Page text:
Tuesday, November 29, 2011

Mapping The Vast Indoors

A few years ago, my old friend Brad McCallum (who is now at APOS integrating BI and GIS) and I were doing a trade show for ESRI when Brad had a thought.  All of this trade show should be in a GIS, not just in a paper map.  And you should be able to use it to find what you want and navigate the show.

To which I said, all space can be mapped, including indoor spaces - and not just malls and airports and bus and train terminals, but casinos and libraries and you name it.  Including the space between your ears.  This is where GIS and CAD show their common parentage. 

Another good friend and colleague and GIS developer extraordinaire Kurt Gunther did just this - with hospital beds, in his great eBeds software that manages hospital beds, and the folks in them and serving them, just like they were GIS features.

Today, Google made it real for the average person.  "Google Maps 6.0 for Android brings the freestanding map directory to the palm of your hands," announced today on the Google blogs. These detailed floor plans automatically appear when you’re viewing a map and zoom in on a building where indoor map data is available.

For now, the data is limited - Ikea, a few Macy's, the Mall of America, a few major airports.  But we all know where we're going.  Where Brad said we would, more than ten years ago.  And the possibilities, for those of us in GIS land in general, and in ESRI and APOS land in particular, are infinite.

Tuesday, November 1, 2011

Bank of America Backs Down On $5 Monthly Debit Card Fee

Graphic: Joe Lackow
As it turns out, it was a short wait before Bank of America decided to cancel the $5 monthly debit card fee, wherein the customer is explicitly charged for accessing their own money with a card instead of a paper check.  Wasn't the whole idea to use the cheaper, greener card payment?  Nuh uh.  I guess.

Anyway, the bank announced today that they are backing down.    And the statement came directly from the COO, who is probably livid with his PR people right about now.  The official statement, from David Darnell, the Bank's Co-COO, which is probably just how Dave feels today.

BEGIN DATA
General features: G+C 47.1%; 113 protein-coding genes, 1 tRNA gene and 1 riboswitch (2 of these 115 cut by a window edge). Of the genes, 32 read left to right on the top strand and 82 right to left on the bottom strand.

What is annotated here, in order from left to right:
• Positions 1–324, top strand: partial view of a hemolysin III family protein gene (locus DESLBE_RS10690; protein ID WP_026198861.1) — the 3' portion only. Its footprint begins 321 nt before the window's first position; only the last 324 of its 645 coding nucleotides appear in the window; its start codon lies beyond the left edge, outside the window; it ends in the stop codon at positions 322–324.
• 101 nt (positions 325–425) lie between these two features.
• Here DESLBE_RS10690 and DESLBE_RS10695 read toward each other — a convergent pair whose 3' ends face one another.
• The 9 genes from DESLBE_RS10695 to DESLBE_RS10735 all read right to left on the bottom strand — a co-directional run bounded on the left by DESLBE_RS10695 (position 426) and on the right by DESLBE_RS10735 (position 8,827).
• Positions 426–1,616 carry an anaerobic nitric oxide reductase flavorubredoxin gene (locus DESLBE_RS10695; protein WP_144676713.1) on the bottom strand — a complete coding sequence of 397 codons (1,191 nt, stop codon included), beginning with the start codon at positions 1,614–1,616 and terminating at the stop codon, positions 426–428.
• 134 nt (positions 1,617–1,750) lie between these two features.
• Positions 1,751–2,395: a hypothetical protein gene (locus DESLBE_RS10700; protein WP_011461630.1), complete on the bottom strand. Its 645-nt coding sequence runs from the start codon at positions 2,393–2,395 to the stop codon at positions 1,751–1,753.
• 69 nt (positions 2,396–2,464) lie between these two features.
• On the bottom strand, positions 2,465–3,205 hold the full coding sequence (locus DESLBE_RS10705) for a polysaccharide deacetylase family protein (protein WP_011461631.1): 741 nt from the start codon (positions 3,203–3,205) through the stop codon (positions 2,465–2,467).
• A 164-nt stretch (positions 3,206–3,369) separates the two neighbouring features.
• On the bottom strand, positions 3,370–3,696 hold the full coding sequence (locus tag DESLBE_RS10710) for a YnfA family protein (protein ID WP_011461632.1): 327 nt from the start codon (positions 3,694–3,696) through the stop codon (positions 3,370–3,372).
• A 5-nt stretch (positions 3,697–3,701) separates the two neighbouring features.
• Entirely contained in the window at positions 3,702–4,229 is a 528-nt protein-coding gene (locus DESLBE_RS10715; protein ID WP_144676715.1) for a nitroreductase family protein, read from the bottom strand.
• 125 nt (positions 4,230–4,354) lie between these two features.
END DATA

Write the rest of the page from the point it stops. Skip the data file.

"In response to customer concerns and the changing competitive marketplace, Bank of America no longer intends to implement a debit usage fee.  We have listened to our customers very closely over the last few weeks and recognize their concern with our proposed debit usage fee,  Our customers’ voices are most important to us. As a result, we are not currently charging the fee and will not be moving forward with any additional plans to do so."

In other words, we invited regulatory, governmental and public scrutiny, we misinterpreted our original customer research, we were cynical about the stickiness of electronic banking and its weight on customer inertia, we failed to gauge the social climate about as badly as we misjudged the competitive climate - and our major competitors became so upset that we upset consumers so much, they cut and ran and left us twisting in the wind, alone.

I know that Pete Hart, who I worked for at First Interstate and who later became President of MasterCard and Cirrus and knows as much about how people like to use payment cards as anyone ever has, is bemused right now.  The industry got a black eye, and the COO had to step in, because they just don't have solid marketing people and strategic planners like Pete Hart and Dick Rosenberg at the helms of these big banks anymore.

Leading a balanced life with Richard M. Rosenberg, former CEO of Bank of America from Jewish Community Federation on Vimeo
Pete has retired, but Dick - who once ran Bank of America, and when he did, said that the assets of the bank walk out the door and go home every night - will still tell you how to live a balanced life.